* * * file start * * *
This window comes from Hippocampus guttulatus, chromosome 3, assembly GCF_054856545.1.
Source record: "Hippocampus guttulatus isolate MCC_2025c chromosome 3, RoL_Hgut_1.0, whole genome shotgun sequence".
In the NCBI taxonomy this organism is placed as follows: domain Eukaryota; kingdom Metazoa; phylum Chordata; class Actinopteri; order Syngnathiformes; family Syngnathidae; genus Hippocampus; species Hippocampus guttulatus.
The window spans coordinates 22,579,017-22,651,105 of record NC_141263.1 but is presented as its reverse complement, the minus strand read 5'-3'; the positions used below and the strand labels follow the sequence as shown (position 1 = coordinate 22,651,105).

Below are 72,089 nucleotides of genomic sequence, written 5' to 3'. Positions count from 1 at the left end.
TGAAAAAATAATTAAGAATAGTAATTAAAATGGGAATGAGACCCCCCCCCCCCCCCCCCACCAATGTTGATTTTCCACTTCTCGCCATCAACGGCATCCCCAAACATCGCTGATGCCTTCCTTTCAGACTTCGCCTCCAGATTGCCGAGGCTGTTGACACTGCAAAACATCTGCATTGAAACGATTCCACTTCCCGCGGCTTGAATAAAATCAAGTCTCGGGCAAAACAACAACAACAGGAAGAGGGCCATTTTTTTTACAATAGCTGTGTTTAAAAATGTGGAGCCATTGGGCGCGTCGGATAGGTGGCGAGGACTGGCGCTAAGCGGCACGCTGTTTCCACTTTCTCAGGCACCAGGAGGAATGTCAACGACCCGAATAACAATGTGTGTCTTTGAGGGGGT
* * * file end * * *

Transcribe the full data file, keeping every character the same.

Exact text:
This window comes from Hippocampus guttulatus, chromosome 3, assembly GCF_054856545.1.
Source record: "Hippocampus guttulatus isolate MCC_2025c chromosome 3, RoL_Hgut_1.0, whole genome shotgun sequence".
In the NCBI taxonomy this organism is placed as follows: domain Eukaryota; kingdom Metazoa; phylum Chordata; class Actinopteri; order Syngnathiformes; family Syngnathidae; genus Hippocampus; species Hippocampus guttulatus.
The window spans coordinates 22,579,017-22,651,105 of record NC_141263.1 but is presented as its reverse complement, the minus strand read 5'-3'; the positions used below and the strand labels follow the sequence as shown (position 1 = coordinate 22,651,105).

Below are 72,089 nucleotides of genomic sequence, written 5' to 3'. Positions count from 1 at the left end.
TGAAAAAATAATTAAGAATAGTAATTAAAATGGGAATGAGACCCCCCCCCCCCCCCCCCACCAATGTTGATTTTCCACTTCTCGCCATCAACGGCATCCCCAAACATCGCTGATGCCTTCCTTTCAGACTTCGCCTCCAGATTGCCGAGGCTGTTGACACTGCAAAACATCTGCATTGAAACGATTCCACTTCCCGCGGCTTGAATAAAATCAAGTCTCGGGCAAAACAACAACAACAGGAAGAGGGCCATTTTTTTTACAATAGCTGTGTTTAAAAATGTGGAGCCATTGGGCGCGTCGGATAGGTGGCGAGGACTGGCGCTAAGCGGCACGCTGTTTCCACTTTCTCAGGCACCAGGAGGAATGTCAACGACCCGAATAACAATGTGTGTCTTTGAGGGGGT